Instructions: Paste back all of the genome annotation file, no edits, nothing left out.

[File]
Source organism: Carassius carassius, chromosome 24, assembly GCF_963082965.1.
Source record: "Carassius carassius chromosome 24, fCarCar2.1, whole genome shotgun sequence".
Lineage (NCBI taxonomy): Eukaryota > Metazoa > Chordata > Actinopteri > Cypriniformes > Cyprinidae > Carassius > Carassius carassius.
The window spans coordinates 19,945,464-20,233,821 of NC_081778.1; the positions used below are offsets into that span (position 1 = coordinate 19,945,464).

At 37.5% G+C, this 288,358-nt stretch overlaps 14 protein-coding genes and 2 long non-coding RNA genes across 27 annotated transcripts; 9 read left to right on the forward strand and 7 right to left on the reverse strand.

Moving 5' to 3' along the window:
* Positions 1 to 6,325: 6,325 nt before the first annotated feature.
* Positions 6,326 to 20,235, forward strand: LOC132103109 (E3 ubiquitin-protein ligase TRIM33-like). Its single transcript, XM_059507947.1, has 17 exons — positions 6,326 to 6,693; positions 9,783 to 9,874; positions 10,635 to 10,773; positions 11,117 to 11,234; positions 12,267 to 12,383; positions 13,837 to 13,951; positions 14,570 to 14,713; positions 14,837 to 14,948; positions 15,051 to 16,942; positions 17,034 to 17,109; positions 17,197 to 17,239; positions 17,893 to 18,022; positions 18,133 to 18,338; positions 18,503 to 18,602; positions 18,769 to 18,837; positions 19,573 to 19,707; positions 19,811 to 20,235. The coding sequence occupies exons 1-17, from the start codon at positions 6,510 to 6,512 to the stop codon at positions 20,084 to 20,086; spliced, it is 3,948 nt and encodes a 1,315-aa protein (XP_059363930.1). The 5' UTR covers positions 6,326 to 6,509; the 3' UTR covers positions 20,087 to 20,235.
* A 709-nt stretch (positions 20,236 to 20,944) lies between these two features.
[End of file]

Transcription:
Source organism: Carassius carassius, chromosome 24, assembly GCF_963082965.1.
Source record: "Carassius carassius chromosome 24, fCarCar2.1, whole genome shotgun sequence".
Lineage (NCBI taxonomy): Eukaryota > Metazoa > Chordata > Actinopteri > Cypriniformes > Cyprinidae > Carassius > Carassius carassius.
The window spans coordinates 19,945,464-20,233,821 of NC_081778.1; the positions used below are offsets into that span (position 1 = coordinate 19,945,464).

At 37.5% G+C, this 288,358-nt stretch overlaps 14 protein-coding genes and 2 long non-coding RNA genes across 27 annotated transcripts; 9 read left to right on the forward strand and 7 right to left on the reverse strand.

Moving 5' to 3' along the window:
* Positions 1 to 6,325: 6,325 nt before the first annotated feature.
* Positions 6,326 to 20,235, forward strand: LOC132103109 (E3 ubiquitin-protein ligase TRIM33-like). Its single transcript, XM_059507947.1, has 17 exons — positions 6,326 to 6,693; positions 9,783 to 9,874; positions 10,635 to 10,773; positions 11,117 to 11,234; positions 12,267 to 12,383; positions 13,837 to 13,951; positions 14,570 to 14,713; positions 14,837 to 14,948; positions 15,051 to 16,942; positions 17,034 to 17,109; positions 17,197 to 17,239; positions 17,893 to 18,022; positions 18,133 to 18,338; positions 18,503 to 18,602; positions 18,769 to 18,837; positions 19,573 to 19,707; positions 19,811 to 20,235. The coding sequence occupies exons 1-17, from the start codon at positions 6,510 to 6,512 to the stop codon at positions 20,084 to 20,086; spliced, it is 3,948 nt and encodes a 1,315-aa protein (XP_059363930.1). The 5' UTR covers positions 6,326 to 6,509; the 3' UTR covers positions 20,087 to 20,235.
* A 709-nt stretch (positions 20,236 to 20,944) lies between these two features.